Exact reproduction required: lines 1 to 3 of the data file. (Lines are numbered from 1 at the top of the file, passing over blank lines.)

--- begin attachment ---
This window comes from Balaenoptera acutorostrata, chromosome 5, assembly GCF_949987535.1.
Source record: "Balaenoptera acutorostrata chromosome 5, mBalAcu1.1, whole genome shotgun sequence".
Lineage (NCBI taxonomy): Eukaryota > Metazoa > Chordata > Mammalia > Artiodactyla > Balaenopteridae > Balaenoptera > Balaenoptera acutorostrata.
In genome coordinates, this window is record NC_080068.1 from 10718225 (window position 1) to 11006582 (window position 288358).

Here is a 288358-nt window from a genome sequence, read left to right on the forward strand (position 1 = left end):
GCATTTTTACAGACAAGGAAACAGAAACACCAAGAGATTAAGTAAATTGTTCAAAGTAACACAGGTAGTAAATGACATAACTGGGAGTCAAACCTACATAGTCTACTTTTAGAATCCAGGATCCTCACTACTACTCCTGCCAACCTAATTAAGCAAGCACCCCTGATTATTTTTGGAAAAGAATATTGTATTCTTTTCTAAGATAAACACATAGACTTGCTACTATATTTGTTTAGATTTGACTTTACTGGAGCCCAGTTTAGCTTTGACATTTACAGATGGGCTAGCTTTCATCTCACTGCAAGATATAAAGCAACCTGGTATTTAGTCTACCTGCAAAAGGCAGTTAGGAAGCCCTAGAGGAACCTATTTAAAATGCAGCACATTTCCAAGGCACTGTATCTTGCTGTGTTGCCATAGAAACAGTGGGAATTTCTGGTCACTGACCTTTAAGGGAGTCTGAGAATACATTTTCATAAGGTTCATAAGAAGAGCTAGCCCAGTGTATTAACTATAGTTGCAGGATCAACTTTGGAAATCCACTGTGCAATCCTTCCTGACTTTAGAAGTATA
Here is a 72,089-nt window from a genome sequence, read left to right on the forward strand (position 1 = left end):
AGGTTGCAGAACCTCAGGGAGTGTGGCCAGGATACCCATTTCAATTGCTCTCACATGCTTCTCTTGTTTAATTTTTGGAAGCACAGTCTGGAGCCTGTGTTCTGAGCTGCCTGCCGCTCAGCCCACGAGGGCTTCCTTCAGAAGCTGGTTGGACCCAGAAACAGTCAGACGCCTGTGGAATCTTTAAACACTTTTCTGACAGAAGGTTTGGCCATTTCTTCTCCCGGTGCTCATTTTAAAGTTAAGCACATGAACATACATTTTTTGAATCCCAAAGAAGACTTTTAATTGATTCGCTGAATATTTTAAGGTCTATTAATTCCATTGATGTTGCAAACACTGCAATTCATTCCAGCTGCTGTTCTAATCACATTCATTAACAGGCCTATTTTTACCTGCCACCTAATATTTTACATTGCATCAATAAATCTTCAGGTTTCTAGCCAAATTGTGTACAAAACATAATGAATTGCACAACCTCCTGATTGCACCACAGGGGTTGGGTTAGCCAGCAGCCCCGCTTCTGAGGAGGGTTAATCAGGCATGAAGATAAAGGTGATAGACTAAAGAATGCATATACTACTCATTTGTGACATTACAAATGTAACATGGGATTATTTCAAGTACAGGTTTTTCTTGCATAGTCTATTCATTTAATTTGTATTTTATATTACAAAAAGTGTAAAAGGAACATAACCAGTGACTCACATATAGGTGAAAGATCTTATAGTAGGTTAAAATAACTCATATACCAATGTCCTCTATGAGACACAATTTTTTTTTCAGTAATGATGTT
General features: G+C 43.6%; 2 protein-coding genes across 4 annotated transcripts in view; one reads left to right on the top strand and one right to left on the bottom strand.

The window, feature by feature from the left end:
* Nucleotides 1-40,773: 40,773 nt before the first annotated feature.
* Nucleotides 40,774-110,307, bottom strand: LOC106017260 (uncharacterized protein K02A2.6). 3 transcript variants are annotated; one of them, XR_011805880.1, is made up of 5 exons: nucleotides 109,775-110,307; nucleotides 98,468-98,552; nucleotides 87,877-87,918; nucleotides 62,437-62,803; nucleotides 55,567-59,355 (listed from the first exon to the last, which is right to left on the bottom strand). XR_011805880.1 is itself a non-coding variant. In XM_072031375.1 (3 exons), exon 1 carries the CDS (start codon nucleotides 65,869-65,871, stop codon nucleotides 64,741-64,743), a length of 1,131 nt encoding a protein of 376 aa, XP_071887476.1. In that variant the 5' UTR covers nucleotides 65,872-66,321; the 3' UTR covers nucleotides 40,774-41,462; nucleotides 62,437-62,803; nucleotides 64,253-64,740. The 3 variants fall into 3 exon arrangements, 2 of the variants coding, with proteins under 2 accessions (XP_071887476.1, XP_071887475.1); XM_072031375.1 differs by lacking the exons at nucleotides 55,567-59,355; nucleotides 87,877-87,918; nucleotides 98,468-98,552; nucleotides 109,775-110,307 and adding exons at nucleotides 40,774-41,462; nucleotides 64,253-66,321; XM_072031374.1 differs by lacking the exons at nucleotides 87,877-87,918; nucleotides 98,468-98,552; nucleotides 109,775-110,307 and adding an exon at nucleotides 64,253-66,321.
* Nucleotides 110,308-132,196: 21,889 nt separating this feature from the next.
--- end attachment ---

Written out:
This window comes from Balaenoptera acutorostrata, chromosome 5, assembly GCF_949987535.1.
Source record: "Balaenoptera acutorostrata chromosome 5, mBalAcu1.1, whole genome shotgun sequence".
Lineage (NCBI taxonomy): Eukaryota > Metazoa > Chordata > Mammalia > Artiodactyla > Balaenopteridae > Balaenoptera > Balaenoptera acutorostrata.